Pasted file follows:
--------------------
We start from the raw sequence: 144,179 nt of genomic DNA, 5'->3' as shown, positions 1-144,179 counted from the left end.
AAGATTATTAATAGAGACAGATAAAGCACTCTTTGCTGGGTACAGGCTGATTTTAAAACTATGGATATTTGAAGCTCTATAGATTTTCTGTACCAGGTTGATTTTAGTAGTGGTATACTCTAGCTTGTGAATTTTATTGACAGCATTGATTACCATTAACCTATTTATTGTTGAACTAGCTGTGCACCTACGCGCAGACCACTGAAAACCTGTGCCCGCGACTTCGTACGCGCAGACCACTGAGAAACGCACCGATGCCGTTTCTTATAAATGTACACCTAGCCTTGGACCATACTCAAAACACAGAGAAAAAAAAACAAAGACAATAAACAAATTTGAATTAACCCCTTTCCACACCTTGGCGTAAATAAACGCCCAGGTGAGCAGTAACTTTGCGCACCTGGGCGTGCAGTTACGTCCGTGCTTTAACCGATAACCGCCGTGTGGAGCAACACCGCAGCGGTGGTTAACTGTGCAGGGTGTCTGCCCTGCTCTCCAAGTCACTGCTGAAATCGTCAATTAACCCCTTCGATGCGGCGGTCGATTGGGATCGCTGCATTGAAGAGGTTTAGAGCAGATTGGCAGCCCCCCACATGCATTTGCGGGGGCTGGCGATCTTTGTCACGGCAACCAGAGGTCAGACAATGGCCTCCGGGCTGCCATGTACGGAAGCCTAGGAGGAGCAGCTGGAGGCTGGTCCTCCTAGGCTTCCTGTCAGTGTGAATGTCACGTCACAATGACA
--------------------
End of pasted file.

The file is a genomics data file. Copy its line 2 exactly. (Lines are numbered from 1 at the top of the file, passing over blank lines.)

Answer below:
AAGATTATTAATAGAGACAGATAAAGCACTCTTTGCTGGGTACAGGCTGATTTTAAAACTATGGATATTTGAAGCTCTATAGATTTTCTGTACCAGGTTGATTTTAGTAGTGGTATACTCTAGCTTGTGAATTTTATTGACAGCATTGATTACCATTAACCTATTTATTGTTGAACTAGCTGTGCACCTACGCGCAGACCACTGAAAACCTGTGCCCGCGACTTCGTACGCGCAGACCACTGAGAAACGCACCGATGCCGTTTCTTATAAATGTACACCTAGCCTTGGACCATACTCAAAACACAGAGAAAAAAAAACAAAGACAATAAACAAATTTGAATTAACCCCTTTCCACACCTTGGCGTAAATAAACGCCCAGGTGAGCAGTAACTTTGCGCACCTGGGCGTGCAGTTACGTCCGTGCTTTAACCGATAACCGCCGTGTGGAGCAACACCGCAGCGGTGGTTAACTGTGCAGGGTGTCTGCCCTGCTCTCCAAGTCACTGCTGAAATCGTCAATTAACCCCTTCGATGCGGCGGTCGATTGGGATCGCTGCATTGAAGAGGTTTAGAGCAGATTGGCAGCCCCCCACATGCATTTGCGGGGGCTGGCGATCTTTGTCACGGCAACCAGAGGTCAGACAATGGCCTCCGGGCTGCCATGTACGGAAGCCTAGGAGGAGCAGCTGGAGGCTGGTCCTCCTAGGCTTCCTGTCAGTGTGAATGTCACGTCACAATGACA